By Frank McLean
Bismack Biyombo makes his first appearance Sunday at the Air Canada Centre since he left town in the off season after signing a huge free agent deal worth $72-million over four years with the Orlando Magic.
You can’t blame the guy for taking the money and running to Florida’s Gulf Coast area after making around $3-million in his one season with the Raptors. He got the contact that has set him up for life, which is not bad for a guy who makes his living as an energy guy coming off the bench, a rebounder who struggles as a shooter from the field and the foul line.
His numbers from his one year in Toronto and his half a year in Orlando haven’t changed much. In Toronto he averaged 22-minutes a game, 5.5-points, 8.0-rebounds and 1.6 blocks. In Orlando in 47-games it’s 24.5 minutes, 6.3-points, 7.7-rebounds and 1.3 blocks.
Now don’t get me wrong. A player with Biyombo’s knack for rebounding is a valuable piece that is needed when a general manager is putting together his 15-man roster. But 72-million over four years for a guy that mainly rebounds is obscene and it shows that with the salary cap rising each year thanks to ESPN and TNT’s television money that teams are overpaying for talent when they try and find it through the free agent route.
Biyombo’s influence in his one year in Toronto was felt in more ways than just the numbers on a box score. It was with the guy who has taken over his minutes on the floor and that’s Lucas Nogueira.
Nogueira was reflecting on that after Saturday’s practice with the media and he let everybody know that he’s not Biyombo’s replacement.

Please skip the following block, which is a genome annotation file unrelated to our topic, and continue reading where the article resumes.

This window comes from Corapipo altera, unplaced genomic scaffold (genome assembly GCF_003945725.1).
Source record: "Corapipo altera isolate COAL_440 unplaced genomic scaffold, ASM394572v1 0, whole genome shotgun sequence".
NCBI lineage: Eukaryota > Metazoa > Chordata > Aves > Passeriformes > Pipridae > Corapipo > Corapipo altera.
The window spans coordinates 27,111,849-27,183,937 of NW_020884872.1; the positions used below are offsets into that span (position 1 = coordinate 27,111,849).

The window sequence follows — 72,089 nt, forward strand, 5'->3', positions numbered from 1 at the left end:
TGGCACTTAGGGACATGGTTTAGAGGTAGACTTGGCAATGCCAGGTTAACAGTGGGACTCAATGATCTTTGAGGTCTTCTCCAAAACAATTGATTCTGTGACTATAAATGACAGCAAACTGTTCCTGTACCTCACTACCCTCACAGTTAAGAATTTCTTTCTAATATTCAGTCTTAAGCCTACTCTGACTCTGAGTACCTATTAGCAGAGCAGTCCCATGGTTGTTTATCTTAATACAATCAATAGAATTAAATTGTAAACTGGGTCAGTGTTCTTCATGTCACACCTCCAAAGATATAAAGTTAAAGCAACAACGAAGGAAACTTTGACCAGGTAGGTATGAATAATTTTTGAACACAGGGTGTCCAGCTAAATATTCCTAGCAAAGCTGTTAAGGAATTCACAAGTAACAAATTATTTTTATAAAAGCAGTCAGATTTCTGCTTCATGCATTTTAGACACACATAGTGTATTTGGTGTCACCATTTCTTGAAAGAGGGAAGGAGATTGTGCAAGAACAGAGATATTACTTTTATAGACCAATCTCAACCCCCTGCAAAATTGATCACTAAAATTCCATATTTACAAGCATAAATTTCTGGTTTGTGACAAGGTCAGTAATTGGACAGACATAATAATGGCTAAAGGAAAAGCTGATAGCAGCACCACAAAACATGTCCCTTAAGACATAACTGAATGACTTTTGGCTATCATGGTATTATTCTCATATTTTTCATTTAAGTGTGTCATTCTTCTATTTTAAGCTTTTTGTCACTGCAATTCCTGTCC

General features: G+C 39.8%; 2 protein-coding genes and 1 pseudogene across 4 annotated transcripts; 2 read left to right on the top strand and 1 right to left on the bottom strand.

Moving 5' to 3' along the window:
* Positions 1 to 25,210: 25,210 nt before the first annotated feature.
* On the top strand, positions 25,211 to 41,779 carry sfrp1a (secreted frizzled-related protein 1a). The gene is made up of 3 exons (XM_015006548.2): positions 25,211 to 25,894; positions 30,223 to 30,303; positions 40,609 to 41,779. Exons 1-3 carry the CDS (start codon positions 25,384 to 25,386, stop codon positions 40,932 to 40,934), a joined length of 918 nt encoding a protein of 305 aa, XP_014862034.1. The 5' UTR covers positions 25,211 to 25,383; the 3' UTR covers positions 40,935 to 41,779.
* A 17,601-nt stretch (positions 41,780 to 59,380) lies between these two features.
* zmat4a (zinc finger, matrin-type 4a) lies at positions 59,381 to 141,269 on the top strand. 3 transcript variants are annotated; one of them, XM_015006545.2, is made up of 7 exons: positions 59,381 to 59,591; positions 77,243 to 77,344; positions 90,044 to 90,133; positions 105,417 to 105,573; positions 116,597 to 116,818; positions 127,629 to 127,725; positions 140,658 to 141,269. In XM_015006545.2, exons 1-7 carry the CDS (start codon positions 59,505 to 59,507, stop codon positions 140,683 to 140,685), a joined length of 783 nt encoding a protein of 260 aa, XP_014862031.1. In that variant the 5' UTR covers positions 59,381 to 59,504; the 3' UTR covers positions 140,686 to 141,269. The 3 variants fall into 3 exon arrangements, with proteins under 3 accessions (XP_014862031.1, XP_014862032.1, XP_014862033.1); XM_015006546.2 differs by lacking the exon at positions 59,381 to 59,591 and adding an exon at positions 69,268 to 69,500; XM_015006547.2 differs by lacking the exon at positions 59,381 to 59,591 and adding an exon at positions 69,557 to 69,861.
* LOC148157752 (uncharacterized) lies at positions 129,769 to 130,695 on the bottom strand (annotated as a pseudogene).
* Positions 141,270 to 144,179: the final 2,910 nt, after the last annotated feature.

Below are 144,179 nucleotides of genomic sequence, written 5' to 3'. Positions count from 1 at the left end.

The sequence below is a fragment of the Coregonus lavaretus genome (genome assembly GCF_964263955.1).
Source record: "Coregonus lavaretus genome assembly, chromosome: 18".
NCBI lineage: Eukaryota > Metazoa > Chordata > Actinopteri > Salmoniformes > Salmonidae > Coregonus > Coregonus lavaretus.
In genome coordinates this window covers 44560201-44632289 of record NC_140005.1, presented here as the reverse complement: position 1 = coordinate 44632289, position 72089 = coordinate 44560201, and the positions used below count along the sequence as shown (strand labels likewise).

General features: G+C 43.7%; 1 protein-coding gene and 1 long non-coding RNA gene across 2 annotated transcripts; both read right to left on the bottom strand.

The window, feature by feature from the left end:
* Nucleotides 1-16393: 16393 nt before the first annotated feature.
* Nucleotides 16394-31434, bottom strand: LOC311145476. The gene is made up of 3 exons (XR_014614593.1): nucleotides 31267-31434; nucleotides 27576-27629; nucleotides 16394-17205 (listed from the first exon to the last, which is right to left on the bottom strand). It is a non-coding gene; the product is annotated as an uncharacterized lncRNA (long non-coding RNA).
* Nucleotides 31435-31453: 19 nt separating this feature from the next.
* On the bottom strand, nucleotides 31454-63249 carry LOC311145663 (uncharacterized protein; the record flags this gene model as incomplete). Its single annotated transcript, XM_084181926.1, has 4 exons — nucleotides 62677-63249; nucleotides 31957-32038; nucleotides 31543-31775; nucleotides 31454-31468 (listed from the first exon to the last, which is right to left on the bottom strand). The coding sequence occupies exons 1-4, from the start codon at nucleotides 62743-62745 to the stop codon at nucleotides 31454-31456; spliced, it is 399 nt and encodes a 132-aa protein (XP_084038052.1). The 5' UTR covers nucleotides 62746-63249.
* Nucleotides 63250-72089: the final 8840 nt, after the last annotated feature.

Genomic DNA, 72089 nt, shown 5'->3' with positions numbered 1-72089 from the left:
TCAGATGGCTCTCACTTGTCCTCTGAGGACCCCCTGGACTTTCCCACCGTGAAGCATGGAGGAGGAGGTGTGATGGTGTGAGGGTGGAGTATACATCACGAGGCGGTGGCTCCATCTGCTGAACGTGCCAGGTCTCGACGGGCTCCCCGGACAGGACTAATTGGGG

“I am never going to replace Biz,” Nogueira was saying. “The city loves him. I personally love him too and I am so thankful for what he did for us. I can block five shots a night like I did on Friday, but I’m never going to replace Biz. I do think I have the hardest job in the league trying to replace Bismack because he made a huge impact here.”
Nogueira did say though that Biyombo was his mentor.
“Of course he was my mentor,” Nogueira said of Biyombo. “He changed my habits. He made me become a better professional and he made me see how it was important to take practice seriously and take my basketball life seriously. In life sometimes you only get one opportunity and if you don’t take it seriously you might not get another one. He made me realize that. That’s the reason I say he was my mentor when he was here. His level of professionalism made me a better professional.”
Nogueira is averaging 21.3-minutes a game, but in the month of January it’s up to 25-minutes which shows the coach Dwane Casey has the confidence to use him more.
“He has done an excellent job of protecting the rim, blocking shots and doing what we need him to do in the paint,” Casey said. “He’s doing an excellent job of catching the ball out of double teams and quarterbacking, making teams pay when they do blitz Kyle (Lowry) and DeMar (DeRozan) and that’s what we needed. That’s a plus that Biz didn’t give us. He was strictly a defensive plus. Lucas gives us that guy who can quarterback, kick it out, he’s a huge target with great hands so he gives that to us on the offensive end as well.”
Casey did say that there is a missing link from the way the Raptors played defense last year to this year that Biyombo brought that he wished they picked up on.
“I wish one thing rubbed off more from Biz and I think it did but they seem to have forgotten it without Biz being around. It’s talking loud and confidently. And not just Lucas, but all of our centres — (Jonas Valanciunas), Jakob (Poeltl), and Pascal (Siakam). Talk loud and with confidence and that is what Biz brought. He brought an energy, but he rubbed off on those guys.”
As you can see, Biyombo’s influence is still being felt on the Raptors.
The Orlando Magic is a young struggling rebuilding team and new coach Frank Vogel is hoping Biyombo can have a big influence there as well and he has a massive four year contract to do just that.